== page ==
About Australian Disability Enterprises

Australian Disability Enterprises (ADEs) are generally not for profit organisations providing supported employment opportunities to people with disability. ADEs provide a wide range of employment opportunities and they operate within a commercial context.

There are ADEs across Australia providing supported employment assistance to approximately 20,000 people with moderate to severe disability. ADEs are funded by the Australian Government Department of Social Services.

NDIS Information for potential providers of supported employment

Organisations or individuals wanting further information on how to become an employment provider for people with disability under the NDIS should contact the National Disability Insurance Agency on freecall  1800 800 110 or check the provider tab on the NDIS website for information about registering as a provider.

What are ADEs?

An ADE supports people with disability to engage in a wide variety of work tasks such as packaging, assembly, production, recycling, screen printing, plant nursery, garden maintenance and landscaping, cleaning services, laundry services and food services. ADEs also offer similar working conditions as other employers and an opportunity for people with a disability to contribute and connect to their local community.


Although some originate from as long ago as the nineteenth century, the ADE sector in Australia generally has its roots in the early 1950s when families of people with disability established sheltered workshops to provide vocational activity for people with disability. At this time employment opportunities for people with disability were extremely limited.

The introduction of the Disability Services Act 1986 enshrined principles and objectives for disability service delivery into legislation. From this time, the older style sheltered workshops moved into a business services model, as employment for people with disability emerged as a national priority for the Australian Government.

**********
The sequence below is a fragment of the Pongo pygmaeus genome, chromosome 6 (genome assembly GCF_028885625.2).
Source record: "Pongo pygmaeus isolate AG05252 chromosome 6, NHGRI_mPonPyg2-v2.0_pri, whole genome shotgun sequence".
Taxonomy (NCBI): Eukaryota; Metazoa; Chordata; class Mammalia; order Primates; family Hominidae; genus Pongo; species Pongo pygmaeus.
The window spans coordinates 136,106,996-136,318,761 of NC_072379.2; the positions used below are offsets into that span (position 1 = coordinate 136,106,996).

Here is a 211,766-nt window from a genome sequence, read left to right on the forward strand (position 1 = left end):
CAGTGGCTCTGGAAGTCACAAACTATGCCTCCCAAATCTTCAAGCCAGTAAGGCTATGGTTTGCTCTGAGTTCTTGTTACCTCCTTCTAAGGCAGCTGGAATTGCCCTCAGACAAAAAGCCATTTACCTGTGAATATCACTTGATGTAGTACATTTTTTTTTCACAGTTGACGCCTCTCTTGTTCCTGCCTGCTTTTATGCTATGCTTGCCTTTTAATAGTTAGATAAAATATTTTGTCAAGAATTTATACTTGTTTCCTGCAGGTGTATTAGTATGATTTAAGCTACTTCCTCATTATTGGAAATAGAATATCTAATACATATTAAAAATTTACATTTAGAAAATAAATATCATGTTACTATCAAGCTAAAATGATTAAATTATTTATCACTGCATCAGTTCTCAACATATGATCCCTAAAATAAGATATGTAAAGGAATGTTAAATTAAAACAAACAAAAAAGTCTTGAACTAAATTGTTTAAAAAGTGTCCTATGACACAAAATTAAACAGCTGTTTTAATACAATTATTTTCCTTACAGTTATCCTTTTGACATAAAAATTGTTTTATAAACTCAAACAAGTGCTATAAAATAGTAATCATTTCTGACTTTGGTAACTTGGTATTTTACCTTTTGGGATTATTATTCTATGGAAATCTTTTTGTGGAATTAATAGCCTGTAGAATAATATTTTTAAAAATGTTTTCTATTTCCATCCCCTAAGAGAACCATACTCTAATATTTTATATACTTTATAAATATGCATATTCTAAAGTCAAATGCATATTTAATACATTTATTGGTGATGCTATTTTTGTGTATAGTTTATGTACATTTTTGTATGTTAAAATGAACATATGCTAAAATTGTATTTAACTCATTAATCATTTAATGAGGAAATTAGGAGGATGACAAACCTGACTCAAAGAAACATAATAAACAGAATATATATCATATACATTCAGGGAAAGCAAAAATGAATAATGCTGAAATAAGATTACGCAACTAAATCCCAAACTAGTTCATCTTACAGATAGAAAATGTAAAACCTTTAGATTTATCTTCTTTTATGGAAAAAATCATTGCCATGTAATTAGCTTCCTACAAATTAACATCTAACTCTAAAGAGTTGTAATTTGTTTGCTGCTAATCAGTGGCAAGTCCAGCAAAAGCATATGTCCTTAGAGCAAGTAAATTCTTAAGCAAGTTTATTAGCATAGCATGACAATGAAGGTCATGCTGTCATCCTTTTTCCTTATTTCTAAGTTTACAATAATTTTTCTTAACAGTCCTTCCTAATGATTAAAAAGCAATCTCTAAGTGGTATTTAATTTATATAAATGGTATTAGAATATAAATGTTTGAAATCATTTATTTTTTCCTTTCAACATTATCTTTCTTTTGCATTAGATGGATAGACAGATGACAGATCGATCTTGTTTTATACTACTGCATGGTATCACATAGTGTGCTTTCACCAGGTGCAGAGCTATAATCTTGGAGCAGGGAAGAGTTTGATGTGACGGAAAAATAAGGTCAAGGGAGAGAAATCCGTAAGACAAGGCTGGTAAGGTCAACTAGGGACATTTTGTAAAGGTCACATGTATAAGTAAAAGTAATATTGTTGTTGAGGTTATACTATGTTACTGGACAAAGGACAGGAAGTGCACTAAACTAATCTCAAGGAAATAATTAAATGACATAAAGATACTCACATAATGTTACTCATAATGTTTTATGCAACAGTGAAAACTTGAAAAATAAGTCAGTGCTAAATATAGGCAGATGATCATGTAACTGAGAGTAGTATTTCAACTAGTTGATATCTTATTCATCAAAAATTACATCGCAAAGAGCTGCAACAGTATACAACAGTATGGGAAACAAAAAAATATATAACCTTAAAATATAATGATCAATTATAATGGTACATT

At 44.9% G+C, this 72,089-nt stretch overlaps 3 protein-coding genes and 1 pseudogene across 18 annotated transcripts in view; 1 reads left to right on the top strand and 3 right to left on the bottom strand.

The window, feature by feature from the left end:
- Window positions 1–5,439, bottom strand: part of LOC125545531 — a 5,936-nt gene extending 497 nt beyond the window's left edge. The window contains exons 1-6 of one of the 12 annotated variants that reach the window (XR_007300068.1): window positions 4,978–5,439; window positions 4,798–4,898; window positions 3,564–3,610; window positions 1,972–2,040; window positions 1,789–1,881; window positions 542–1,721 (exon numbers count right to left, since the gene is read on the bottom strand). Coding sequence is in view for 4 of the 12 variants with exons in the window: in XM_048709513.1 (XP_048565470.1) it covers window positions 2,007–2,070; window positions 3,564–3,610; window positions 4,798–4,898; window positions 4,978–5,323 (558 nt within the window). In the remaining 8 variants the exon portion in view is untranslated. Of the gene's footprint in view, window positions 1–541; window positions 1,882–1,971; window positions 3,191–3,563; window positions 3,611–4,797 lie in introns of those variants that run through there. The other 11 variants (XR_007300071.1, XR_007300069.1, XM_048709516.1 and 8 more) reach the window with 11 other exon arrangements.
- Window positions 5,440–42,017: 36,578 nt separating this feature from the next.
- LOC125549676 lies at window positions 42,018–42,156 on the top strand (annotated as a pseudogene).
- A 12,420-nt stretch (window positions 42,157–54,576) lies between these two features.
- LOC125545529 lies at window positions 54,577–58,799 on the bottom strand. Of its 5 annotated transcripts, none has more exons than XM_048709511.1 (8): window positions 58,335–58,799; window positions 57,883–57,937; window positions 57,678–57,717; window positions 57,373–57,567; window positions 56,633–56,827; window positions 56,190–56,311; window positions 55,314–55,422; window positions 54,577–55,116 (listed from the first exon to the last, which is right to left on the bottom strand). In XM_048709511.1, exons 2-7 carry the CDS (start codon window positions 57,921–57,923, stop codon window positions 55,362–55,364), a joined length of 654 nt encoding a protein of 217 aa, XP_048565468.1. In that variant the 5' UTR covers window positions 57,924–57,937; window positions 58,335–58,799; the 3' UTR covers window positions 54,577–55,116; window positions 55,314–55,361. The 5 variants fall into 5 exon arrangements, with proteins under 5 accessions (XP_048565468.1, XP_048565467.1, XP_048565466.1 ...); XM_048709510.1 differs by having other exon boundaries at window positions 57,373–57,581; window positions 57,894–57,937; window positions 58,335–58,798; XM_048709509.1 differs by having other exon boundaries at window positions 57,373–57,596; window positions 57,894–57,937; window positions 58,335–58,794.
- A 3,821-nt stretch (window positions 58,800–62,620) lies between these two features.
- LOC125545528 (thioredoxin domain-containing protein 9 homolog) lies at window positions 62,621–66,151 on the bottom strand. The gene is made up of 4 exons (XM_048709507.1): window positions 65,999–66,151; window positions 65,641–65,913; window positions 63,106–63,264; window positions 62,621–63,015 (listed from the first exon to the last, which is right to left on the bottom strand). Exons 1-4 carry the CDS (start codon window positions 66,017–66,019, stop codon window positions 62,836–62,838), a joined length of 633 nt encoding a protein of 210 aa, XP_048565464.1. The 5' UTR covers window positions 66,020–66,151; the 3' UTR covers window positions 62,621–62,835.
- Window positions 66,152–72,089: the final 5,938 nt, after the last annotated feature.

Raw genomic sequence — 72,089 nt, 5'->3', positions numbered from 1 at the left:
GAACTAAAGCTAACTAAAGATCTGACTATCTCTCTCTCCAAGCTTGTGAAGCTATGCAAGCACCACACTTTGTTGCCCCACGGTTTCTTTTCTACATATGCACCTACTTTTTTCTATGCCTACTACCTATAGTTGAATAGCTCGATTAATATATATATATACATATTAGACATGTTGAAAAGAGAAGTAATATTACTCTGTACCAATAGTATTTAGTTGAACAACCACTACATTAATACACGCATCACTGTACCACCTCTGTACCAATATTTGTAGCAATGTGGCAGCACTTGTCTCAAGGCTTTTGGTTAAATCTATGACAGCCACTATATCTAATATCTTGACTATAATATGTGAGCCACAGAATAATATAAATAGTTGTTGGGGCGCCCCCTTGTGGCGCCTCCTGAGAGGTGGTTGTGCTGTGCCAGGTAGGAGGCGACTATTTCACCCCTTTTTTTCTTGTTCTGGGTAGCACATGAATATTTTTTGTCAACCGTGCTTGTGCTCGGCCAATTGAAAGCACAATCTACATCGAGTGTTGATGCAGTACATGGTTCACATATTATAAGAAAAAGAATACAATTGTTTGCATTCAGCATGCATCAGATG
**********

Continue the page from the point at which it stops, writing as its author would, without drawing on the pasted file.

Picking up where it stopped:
Nearly ten years later in 1996 the Australian Government announced further reforms to improve service quality, to match service funding to the support needs of people with disability receiving assistance, and to link funding to employment outcomes.

Since that time, a reform agenda has been introduced to the ADE sector. The mainstays of the reforms are the introduction of a legislated Quality Assurance strategy, a funding model that links payments to individual support needs, and most recently a focus on wage determination for supported employees

The Future

Funding of ADEs is gradually transitioning to the National Disability Insurance Scheme (NDIS). The NDIS supports people with permanent and significant disability to have more choice and control. The NDIS will deliver a new system of individually tailored support for people with disability based on need, where funding goes to the individual.

More information is available at NDIS Transition.

Jobs for people with disability

ADEs play an important and valuable role in providing employment opportunities to people with disability across Australia. The Australian Government is committed to supporting high quality, durable employment outcomes for people with disability and a vibrant and sustainable supported employment sector.

The Government is investing $180 million on a range of initiatives to support ADEs to adjust to the changing sector environment, including investing in business development to support ADE business viability and provide stability for workers with disability and their families while the sector transitions to the National Disability Insurance Scheme (NDIS).

These initiatives will be delivered from 1 July 2015 to assist ADEs to be ready for the full roll-out of the NDIS in 2019. These strategies include:

  • development and distribution of a business viability self-assessment tool for providers to determine their current business and financial position;
  • strategic governance workshops for Boards of Management and senior managers;
  • NDIS Transition Consultancy grants;
  • Case management grants to assist supported employees with limited work capacity who want to explore non-employment options; and
  • Wage supplementation to provide financial assistance to ADEs as they adjust to new wage arrangements for supported employee.

Last updated: